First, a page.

I remember when some NGOs involved in farmers markets begin to use the term social capital a decade or more back to describe the benefits that markets extend to their community. Some partners raised their eyebrows when we used it, while others enthusiastically agreed and assisted markets in describing it and measuring it. Florida’s work was extremely helpful in that process.
Increasingly, the research shows that understanding and growing social capital is vital for entrepreneurial activity to flourish in lieu of a defined network. For rural and/or new farmers, this may be why the farmers market movement is necessary to their business planning, even with food hubs and other outlets wanting their products.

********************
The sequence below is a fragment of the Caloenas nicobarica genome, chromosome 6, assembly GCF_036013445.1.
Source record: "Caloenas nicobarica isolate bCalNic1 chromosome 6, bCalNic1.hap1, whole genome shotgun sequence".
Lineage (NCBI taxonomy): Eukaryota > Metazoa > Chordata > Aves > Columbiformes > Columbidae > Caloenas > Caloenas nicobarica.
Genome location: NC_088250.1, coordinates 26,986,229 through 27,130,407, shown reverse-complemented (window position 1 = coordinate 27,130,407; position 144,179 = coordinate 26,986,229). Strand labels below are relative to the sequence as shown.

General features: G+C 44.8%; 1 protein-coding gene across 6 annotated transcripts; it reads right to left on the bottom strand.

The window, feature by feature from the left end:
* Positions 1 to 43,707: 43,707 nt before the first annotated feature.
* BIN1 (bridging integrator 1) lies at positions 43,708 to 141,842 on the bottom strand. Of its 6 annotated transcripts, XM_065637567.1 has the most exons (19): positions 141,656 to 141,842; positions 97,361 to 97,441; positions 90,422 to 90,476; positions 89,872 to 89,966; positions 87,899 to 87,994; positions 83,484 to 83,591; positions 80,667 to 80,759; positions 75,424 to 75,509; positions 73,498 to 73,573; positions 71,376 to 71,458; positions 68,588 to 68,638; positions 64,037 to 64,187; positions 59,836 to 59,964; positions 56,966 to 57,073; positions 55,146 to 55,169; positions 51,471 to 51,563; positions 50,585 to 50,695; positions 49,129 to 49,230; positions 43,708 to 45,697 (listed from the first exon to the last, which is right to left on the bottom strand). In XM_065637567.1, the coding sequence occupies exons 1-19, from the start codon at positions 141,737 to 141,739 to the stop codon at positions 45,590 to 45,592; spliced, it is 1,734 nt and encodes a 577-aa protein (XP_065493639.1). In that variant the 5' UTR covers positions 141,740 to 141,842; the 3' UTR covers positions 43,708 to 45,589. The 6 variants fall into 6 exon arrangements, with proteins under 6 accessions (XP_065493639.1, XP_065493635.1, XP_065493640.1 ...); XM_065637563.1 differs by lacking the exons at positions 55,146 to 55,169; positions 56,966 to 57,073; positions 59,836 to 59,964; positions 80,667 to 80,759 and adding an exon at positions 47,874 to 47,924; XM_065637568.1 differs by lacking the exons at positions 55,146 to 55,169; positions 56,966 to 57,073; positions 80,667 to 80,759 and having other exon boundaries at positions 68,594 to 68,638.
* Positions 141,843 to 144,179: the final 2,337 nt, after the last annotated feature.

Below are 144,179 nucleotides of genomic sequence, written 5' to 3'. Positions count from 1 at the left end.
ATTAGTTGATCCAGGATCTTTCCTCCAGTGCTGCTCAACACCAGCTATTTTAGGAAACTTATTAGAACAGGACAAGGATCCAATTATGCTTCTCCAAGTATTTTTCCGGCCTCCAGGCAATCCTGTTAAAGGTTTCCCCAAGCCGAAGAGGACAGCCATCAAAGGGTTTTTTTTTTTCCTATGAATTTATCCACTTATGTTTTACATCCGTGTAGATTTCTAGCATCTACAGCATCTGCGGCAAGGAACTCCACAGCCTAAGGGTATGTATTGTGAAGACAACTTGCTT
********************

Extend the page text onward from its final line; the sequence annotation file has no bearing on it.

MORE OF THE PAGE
But new research shows there’s clearly more to the story than just individual skill, pluck, and ambition. The study, by Temple University’s Seok-Woo Kwon, the University of Missouri’s Colleen Heflin, and Duke University’s Martin Ruef, examines the relationship between self-employment levels and community support structures across America’s metro areas. Published in the December issue of the American Sociological Review, the authors argue that the strength of local social networks and trust — using the term “social capital,” popularized by Harvard sociologist Robert Putnam — plays a major role in whether a city is able to foster a culture of self-employment and entrepreneurship.